- On July 2, 2018
- July / August 2018
A balanced resolution
AMA (NSW) successfully resolved potential billing headaches for VMOs, following recent changes to the CTP insurance scheme.
HISTORICALLY in NSW, the driver or rider at fault in a motor vehicle accident was not covered by Compulsory Third Party (CTP) insurance. What this meant for VMOs in an emergency setting was that the injured motorist was admitted as a public patient and the VMO was paid usual sessional or fee-for-service rates.
From 1 Dec 2017 the NSW State Insurance Regulatory Authority (SIRA) introduced a number of new reforms with the stated aim of:
- providing early access to income support and treatment expenses to all injured road users
- increasing the proportion of benefits provided to the most seriously injured road users
- reducing the cost of Green Slip premiums, and
- reducing opportunities for claims fraud and exaggeration
One of the consequences of the reforms is that the at-fault motorist in an accident is now covered under the CTP insurance scheme. This change requires the on-call VMO to treat an injured at-fault motorist as a private patient. The CTP scheme will cover the reasonable costs of treatment up to a maximum of AMA rates. However, the issue arises that if the at-fault driver declines to make a CTP claim, then the VMO must pursue the patient directly for payment. There would be no scope for payment by the hospital because the at-fault motorist is now a compensable patient under the CTP scheme.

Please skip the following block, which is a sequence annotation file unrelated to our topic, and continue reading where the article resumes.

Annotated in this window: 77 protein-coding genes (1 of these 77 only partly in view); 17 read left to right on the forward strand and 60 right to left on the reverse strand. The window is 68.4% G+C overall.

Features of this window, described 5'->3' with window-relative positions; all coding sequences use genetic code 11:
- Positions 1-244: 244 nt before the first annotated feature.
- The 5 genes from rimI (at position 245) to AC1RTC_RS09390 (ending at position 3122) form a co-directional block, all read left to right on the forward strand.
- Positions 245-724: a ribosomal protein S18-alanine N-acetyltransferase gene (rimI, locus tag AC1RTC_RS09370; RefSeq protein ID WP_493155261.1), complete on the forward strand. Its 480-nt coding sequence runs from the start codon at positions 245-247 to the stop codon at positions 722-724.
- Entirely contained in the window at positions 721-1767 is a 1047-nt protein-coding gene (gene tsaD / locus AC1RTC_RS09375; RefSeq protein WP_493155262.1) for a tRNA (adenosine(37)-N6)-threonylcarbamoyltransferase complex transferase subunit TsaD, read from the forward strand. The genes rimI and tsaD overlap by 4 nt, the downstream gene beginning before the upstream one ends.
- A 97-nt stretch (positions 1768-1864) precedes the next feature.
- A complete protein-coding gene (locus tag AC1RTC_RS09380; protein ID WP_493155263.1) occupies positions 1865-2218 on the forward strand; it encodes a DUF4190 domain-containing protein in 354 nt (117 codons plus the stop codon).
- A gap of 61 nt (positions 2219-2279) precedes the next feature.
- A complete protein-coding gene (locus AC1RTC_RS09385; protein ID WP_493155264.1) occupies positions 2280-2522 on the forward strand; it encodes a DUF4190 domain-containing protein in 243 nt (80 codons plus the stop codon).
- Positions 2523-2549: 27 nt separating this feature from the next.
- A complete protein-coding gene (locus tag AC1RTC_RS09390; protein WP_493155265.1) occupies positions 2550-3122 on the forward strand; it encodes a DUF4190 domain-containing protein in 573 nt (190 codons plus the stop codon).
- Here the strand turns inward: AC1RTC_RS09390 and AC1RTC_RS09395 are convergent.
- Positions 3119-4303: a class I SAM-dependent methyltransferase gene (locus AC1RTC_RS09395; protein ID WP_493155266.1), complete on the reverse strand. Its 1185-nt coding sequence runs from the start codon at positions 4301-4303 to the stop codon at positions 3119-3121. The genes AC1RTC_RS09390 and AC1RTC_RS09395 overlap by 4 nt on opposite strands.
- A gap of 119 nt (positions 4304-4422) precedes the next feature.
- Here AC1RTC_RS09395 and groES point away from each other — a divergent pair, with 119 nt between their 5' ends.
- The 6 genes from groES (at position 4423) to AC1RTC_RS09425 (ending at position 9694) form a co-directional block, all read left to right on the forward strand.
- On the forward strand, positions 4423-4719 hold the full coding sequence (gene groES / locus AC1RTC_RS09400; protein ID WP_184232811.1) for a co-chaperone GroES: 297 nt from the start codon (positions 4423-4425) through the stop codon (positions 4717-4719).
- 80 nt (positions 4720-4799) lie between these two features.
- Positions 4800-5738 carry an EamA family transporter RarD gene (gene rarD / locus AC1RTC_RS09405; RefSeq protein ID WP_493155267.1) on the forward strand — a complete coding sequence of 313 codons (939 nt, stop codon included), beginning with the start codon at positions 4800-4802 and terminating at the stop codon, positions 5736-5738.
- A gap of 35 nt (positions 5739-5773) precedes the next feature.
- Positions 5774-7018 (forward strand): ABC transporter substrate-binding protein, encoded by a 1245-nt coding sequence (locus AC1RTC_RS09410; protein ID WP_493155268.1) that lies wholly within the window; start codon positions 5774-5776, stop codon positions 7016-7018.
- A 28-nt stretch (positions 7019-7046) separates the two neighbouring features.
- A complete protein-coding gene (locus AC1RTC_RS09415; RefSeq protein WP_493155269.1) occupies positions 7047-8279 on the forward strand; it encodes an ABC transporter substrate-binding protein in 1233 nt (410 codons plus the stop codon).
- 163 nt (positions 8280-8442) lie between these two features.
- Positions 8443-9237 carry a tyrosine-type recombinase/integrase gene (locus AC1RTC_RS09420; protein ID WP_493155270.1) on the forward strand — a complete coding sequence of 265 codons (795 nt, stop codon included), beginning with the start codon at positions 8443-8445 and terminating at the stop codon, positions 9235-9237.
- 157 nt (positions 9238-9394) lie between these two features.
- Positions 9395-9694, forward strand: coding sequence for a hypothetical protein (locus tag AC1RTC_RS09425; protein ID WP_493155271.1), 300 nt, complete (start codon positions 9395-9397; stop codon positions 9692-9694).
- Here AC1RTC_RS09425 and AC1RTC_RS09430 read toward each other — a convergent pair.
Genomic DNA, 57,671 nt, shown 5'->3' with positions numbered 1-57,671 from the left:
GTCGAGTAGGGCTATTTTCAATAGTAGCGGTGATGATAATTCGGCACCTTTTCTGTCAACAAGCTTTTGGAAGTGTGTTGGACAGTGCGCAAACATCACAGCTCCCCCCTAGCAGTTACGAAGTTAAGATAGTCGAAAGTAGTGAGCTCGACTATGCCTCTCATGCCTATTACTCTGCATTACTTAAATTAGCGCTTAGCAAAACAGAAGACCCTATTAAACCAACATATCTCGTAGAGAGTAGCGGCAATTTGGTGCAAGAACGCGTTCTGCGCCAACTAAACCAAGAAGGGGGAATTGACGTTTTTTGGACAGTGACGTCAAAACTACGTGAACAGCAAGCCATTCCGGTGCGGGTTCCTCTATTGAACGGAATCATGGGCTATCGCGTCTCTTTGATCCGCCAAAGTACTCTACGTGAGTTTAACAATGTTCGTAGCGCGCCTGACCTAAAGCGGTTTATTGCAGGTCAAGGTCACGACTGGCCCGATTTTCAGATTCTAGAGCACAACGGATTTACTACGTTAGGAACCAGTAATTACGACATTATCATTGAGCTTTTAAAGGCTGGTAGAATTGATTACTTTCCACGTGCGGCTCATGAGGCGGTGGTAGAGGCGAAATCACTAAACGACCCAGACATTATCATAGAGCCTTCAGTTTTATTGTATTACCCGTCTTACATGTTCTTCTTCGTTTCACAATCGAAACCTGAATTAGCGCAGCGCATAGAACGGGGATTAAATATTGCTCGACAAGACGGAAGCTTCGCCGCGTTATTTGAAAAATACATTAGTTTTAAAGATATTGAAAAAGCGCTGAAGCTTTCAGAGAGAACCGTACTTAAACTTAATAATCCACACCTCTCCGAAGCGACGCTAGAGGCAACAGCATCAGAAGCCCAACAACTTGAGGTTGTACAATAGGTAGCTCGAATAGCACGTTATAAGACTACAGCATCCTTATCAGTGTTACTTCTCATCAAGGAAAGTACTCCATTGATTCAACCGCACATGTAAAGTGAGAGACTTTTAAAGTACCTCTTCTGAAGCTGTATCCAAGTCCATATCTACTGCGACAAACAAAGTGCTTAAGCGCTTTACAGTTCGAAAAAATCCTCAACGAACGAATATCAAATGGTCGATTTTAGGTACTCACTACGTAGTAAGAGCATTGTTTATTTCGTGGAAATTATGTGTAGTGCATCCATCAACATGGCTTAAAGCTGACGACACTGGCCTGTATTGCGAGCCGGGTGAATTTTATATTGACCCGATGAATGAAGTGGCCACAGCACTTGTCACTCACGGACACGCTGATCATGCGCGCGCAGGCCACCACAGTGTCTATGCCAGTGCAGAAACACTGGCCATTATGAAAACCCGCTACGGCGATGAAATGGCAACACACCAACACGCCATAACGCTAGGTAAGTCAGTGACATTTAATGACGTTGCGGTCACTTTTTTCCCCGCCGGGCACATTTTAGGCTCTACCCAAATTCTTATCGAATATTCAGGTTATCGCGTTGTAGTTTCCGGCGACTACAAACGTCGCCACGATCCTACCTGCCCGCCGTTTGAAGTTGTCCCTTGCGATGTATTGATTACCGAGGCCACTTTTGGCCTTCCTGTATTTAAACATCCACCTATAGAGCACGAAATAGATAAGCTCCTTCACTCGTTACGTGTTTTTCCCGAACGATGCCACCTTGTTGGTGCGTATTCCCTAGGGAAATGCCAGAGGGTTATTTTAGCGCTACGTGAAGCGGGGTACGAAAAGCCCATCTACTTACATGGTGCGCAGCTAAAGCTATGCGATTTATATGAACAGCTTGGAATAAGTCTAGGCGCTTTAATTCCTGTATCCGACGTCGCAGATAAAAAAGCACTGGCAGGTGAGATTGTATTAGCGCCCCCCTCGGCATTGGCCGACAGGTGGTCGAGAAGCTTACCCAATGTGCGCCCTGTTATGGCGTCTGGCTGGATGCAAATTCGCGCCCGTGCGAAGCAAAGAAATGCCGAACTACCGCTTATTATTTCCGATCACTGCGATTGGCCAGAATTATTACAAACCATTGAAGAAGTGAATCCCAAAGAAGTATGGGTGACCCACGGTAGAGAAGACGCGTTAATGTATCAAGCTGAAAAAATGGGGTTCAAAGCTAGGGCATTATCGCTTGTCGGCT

VMOs were divided in terms of the advocacy that AMA (NSW) should be providing on this matter. Some were comfortable with the changes as they offered the potential for remuneration beyond ordinary sessional and fee-for-service rates. Others were concerned that a potentially large number of at-fault motorist patients would not submit a claim, and that the costs of the care would be difficult to recover, to the point that simply claiming ordinary VMO rates was more attractive.
With this in mind, AMA (NSW) entered into discussions with the Ministry of Health to find a practical solution to the issue. The Ministry has now agreed to create a new financial classification to cover at-fault motorist patients who decline to submit a CTP insurance claim. The new financial classification will have the same practical effect as the prior at-fault motorist classification in that the patient may elect to be treated either publicly or privately. If the patient claims on their CTP insurance then the VMO will be paid reasonable costs for treatment by the insurer (up to AMA rates). If the patient doesn’t claim on their insurance then the usual sessional or fee-for-service rates will be paid to the attending VMO by the hospital. The new classification will be rolled out shortly.
In the interim, we remind VMOs to continue to keep thorough patient records so that future VMoney claims may be easily facilitated.
For further information regarding at-fault motorist billing changes please contact Andrew Campbell at (02) 9439 8822 or email@example.com